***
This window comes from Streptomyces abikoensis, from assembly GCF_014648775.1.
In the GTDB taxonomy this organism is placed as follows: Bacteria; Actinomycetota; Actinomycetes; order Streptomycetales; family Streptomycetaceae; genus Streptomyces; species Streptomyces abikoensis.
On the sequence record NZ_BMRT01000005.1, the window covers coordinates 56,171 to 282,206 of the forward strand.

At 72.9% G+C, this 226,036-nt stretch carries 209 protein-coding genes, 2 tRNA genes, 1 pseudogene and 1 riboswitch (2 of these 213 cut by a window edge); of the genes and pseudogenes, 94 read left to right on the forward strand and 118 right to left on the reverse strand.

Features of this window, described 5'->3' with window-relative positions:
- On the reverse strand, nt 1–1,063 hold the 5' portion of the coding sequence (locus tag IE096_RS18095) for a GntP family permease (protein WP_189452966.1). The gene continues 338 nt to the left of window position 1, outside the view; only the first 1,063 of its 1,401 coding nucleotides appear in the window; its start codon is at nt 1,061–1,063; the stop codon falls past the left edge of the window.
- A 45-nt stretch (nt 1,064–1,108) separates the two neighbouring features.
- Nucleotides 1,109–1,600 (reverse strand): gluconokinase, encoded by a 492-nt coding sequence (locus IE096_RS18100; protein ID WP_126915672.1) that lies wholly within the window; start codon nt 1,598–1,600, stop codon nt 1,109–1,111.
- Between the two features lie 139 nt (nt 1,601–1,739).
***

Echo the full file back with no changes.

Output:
This window comes from Streptomyces abikoensis, from assembly GCF_014648775.1.
In the GTDB taxonomy this organism is placed as follows: Bacteria; Actinomycetota; Actinomycetes; order Streptomycetales; family Streptomycetaceae; genus Streptomyces; species Streptomyces abikoensis.
On the sequence record NZ_BMRT01000005.1, the window covers coordinates 56,171 to 282,206 of the forward strand.

At 72.9% G+C, this 226,036-nt stretch carries 209 protein-coding genes, 2 tRNA genes, 1 pseudogene and 1 riboswitch (2 of these 213 cut by a window edge); of the genes and pseudogenes, 94 read left to right on the forward strand and 118 right to left on the reverse strand.

Features of this window, described 5'->3' with window-relative positions:
- On the reverse strand, nt 1–1,063 hold the 5' portion of the coding sequence (locus tag IE096_RS18095) for a GntP family permease (protein WP_189452966.1). The gene continues 338 nt to the left of window position 1, outside the view; only the first 1,063 of its 1,401 coding nucleotides appear in the window; its start codon is at nt 1,061–1,063; the stop codon falls past the left edge of the window.
- A 45-nt stretch (nt 1,064–1,108) separates the two neighbouring features.
- Nucleotides 1,109–1,600 (reverse strand): gluconokinase, encoded by a 492-nt coding sequence (locus IE096_RS18100; protein ID WP_126915672.1) that lies wholly within the window; start codon nt 1,598–1,600, stop codon nt 1,109–1,111.
- Between the two features lie 139 nt (nt 1,601–1,739).